Trent’s office in our 2200 square foot ranch home was on the first floor, all the way to the east. I rarely ventured in there as I had no reason too, only popping in when Trent was working. It felt a little foreign being there, but I sat at his desk chair and looked around me. His desk wasn’t just some shoddy little thing tucked into the corner, no, the desk ran almost the full length of the wall, big enough for three people to easily fit at. He had one desktop computer set up and a laptop as well, and he carried yet another laptop with him on business trips. A printer that doubled as a scanner sat on one corner, and a fax machine on another. He had multiple calendars hung up with agendas scribbled on the majority of the dates, and another smaller calendar that sat to the right of the desktop. It was opened to that date, March 14, and scribbled on there was “Petosi.” He had been in that town for the past two nights, and was due home late in the night.

After some searching, I finally found the drawer that seemed to hold important records. Our passports were in there, our wedding license, birth certificates, and deed to the house. I found the titles to both our vehicles, but no tax information. I frowned, trying to think of another spot he would have them. I slipped all the papers back in the appropriate files and shut the drawer, and when I did, a single piece of paper had floated down to me, from somewhere at the top of the desk. I grabbed the sheet and read over the words, my eyes growing wide, then squinting as I read and re-read. My body turned cold as I sat in shock, trying to process what I had read. When I realized I’d been sitting there for probably thirty minutes doing absolutely nothing I jumped, understanding that Trent could walk through the door at any minute and find me. Then what would I say?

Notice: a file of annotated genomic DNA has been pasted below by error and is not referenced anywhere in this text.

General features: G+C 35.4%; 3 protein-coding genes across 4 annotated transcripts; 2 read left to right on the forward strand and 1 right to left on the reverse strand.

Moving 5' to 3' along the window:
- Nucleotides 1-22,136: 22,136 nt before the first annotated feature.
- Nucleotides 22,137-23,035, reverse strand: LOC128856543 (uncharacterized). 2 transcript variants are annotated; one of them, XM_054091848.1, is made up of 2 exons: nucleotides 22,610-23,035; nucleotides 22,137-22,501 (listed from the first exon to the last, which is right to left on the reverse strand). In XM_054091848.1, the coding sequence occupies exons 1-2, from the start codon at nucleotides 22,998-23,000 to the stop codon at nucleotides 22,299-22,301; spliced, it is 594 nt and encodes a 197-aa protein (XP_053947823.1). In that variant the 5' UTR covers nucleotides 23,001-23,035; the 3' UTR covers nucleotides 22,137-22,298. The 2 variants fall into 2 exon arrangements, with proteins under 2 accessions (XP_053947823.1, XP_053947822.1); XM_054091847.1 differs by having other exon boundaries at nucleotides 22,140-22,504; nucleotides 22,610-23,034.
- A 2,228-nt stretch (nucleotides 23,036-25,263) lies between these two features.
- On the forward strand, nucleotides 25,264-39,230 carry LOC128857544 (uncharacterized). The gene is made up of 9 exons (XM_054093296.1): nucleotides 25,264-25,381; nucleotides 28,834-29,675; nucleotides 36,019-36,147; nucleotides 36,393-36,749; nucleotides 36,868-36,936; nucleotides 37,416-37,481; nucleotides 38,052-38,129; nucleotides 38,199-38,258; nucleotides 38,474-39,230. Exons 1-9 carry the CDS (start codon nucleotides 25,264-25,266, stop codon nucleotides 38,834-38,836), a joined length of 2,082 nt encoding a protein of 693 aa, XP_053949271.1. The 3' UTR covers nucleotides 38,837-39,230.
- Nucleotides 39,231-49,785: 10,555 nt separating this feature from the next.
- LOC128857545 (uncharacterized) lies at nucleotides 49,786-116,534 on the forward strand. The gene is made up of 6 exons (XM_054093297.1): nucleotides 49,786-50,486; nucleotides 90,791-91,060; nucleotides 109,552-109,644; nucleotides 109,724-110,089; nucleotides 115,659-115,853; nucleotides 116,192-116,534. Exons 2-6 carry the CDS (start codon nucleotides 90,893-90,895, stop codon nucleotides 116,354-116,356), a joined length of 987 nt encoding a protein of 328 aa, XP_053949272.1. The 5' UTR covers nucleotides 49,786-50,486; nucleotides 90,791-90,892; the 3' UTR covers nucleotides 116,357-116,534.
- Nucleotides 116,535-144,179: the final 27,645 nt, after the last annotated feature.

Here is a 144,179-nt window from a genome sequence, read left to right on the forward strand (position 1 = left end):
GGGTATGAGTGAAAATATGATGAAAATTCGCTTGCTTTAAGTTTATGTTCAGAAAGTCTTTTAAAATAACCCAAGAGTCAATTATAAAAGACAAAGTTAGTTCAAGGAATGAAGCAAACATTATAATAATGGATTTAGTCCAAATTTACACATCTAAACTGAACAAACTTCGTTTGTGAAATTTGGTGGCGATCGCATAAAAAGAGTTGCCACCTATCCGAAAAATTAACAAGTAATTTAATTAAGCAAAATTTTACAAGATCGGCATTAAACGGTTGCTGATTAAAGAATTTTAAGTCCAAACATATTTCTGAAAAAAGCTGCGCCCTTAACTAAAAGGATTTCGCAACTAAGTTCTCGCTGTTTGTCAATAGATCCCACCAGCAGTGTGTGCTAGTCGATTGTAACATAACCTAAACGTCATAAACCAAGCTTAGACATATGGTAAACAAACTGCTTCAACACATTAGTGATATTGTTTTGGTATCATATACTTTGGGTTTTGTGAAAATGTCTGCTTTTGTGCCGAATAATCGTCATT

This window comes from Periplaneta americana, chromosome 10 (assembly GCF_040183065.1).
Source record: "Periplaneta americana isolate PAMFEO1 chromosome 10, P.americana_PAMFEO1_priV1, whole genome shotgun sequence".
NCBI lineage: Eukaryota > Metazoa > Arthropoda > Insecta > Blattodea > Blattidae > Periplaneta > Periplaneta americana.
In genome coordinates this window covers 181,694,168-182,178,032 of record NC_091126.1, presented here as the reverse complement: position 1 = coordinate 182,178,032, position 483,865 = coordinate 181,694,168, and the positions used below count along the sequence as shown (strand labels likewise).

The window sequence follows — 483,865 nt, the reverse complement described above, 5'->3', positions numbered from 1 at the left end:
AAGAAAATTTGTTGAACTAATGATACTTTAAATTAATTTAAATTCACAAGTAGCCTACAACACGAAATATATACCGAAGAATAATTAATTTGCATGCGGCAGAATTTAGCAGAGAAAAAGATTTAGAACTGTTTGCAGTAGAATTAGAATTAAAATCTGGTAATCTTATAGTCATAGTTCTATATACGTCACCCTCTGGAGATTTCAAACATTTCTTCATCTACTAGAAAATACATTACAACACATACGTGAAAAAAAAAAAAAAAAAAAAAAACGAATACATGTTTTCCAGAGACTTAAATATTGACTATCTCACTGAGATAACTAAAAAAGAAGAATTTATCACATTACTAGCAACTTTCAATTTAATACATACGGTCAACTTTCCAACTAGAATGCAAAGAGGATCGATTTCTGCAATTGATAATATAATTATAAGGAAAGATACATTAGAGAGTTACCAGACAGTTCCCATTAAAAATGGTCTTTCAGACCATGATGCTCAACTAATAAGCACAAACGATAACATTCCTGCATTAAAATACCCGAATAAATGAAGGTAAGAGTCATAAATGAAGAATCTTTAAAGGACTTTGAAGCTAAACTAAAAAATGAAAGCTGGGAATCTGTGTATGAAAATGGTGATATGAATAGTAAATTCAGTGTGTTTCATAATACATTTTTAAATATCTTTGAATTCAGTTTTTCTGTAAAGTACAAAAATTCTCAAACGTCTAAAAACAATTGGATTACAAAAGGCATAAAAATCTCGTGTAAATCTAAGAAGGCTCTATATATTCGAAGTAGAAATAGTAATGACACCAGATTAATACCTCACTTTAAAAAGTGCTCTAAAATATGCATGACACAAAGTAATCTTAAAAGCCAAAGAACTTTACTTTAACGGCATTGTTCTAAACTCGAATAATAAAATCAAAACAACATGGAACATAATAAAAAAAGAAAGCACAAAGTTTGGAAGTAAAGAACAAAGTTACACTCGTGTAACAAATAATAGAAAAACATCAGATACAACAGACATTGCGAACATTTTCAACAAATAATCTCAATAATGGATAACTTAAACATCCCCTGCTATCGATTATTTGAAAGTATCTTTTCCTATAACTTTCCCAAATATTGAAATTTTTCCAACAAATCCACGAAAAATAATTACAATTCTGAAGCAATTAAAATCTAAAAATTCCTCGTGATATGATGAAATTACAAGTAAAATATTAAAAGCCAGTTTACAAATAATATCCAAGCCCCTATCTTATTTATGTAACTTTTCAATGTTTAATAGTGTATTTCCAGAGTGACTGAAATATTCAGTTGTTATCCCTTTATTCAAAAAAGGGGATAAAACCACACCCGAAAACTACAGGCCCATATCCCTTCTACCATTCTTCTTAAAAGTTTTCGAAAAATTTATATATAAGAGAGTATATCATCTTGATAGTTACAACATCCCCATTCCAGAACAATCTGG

Carefully, I pushed myself up and climbed onto the office chair, putting the piece of paper back where I thought it had come from. From my new vantage point, I saw the top of his desk was riddled with other papers and...a calendar. I swallowed hard as I peered closer and saw what was written in under March 13. My stomach heaving, I quickly left the office after righting the chair to its original spot, and fled to the bathroom.

I blinked back tears in bed as I forced myself to calm my mind. Trent had some explaining to do sure, but how did I tell him what I had found? Did that really even matter in the grand scheme of things? But knowing the Trent as of lately, he would try to turn this around on me and make me look like the bad person. I squeezed my eyes shut and prayed for sleep. I just wanted to sleep, to forget about what I had found. The day had been torturous enough, trying to make everything seem like it was hunky dory and nothing out of place. And what would tomorrow bring? More questions. And next week – Trent would be gone for two weeks. Would he be going where he said he was? What was he actually doing on his trips away?

The bedroom door opened and I saw Trent enter the room, already in just his boxers. I let my breathing become even so he would think I was asleep.